Planning poker (a mixture of expert opinion, analogy and fun) is the best way for all members of an Agile team to reliably estimate a user story or theme. As an example of how it works each estimator is given a deck of cards reading 0, 1, 2, 3, 5, 8, 13, 20, 40 and 100. A moderator then reads the story or theme to be estimated; brief time is spent in which questions are asked by members and answered by the Product Owner; each estimator then makes a choice and all simultaneously turn them over to be seen.
Chances are the estimates will vary widely, this is good as the debate which follows will lead to a convergence generally by the third round of voting.
According to Mike Cohn in <i>Agile Estimating and Planning</i> a number of points are worth remembering:
• Time is not wasted in preliminary design discussion (perhaps use a two minute egg timer, and don’t turn it over more than twice!).
• If many items have to be considered, think about splitting the team into smaller teams, having first involved them all in a joint planning poker session to establish a baseline.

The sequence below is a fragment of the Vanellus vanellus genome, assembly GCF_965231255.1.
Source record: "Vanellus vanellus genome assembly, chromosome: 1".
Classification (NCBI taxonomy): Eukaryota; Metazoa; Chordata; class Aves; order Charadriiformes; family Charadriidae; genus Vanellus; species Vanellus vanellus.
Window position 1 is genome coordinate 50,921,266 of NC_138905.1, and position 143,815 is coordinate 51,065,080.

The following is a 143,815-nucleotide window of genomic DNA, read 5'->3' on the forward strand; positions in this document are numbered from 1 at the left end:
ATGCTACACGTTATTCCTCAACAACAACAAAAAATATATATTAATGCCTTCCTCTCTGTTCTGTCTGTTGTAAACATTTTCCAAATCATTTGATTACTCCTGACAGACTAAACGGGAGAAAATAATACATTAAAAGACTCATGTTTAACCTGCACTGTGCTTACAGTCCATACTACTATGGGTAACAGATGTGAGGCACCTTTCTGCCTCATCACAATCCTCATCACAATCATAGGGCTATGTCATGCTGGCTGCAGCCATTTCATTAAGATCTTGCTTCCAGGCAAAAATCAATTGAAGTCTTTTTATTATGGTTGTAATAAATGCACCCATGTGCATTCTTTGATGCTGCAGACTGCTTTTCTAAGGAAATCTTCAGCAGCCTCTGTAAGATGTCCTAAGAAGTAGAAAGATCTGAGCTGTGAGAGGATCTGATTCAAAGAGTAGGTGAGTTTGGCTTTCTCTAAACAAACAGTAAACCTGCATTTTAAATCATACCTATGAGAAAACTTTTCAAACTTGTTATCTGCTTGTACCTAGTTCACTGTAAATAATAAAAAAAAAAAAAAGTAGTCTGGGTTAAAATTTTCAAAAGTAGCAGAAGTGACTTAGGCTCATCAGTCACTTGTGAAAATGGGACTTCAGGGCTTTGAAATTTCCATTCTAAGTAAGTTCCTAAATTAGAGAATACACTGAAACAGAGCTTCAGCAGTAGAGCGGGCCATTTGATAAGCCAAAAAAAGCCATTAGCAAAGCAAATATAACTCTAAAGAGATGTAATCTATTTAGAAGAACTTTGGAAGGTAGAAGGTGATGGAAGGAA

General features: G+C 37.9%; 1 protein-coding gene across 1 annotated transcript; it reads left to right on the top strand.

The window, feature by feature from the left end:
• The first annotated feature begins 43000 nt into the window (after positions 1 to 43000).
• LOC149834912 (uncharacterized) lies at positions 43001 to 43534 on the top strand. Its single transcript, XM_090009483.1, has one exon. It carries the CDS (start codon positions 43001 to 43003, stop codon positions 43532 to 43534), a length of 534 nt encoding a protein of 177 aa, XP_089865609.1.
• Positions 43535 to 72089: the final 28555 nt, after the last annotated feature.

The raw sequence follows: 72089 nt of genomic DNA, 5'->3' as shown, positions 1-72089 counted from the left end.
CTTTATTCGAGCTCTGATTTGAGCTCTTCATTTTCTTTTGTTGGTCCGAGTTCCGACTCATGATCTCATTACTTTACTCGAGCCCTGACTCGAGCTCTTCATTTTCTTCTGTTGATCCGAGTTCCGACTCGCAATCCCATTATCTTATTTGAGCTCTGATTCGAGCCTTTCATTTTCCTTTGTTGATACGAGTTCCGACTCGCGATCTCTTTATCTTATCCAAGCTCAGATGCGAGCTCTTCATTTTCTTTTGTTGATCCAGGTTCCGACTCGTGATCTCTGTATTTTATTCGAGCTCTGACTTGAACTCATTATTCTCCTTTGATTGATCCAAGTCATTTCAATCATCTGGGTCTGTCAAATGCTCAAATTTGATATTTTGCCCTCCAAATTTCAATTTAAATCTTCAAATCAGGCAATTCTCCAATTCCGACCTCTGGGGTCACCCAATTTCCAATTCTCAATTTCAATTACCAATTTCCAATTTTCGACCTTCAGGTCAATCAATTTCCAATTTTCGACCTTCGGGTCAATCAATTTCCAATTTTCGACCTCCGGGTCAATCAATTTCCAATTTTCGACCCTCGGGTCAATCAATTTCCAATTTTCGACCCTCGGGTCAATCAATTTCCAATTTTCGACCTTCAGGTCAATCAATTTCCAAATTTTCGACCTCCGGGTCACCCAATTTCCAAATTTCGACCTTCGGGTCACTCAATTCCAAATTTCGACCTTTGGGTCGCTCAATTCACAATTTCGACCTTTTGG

• Planning poker should be played throughout a project’s life cycle and falls into two distinct periods. The first is before the project begins and a large number of items need to be assessed. This could be quite a few hours long. The second period will occur at the end of each iteration; these will typically be a lot shorter.
• Planning poker works because it brings together all the experts of a cross-functional team – and they are the most competent people to solve the task; lively debate in which estimators are asked by their peers to justify their estimates improves accuracy; and general discussion averages individual estimates, which leads to better results.
We are using “Planning Poker” in all our projects. It is a very very intuitive way to size a project.
It is fun and it works.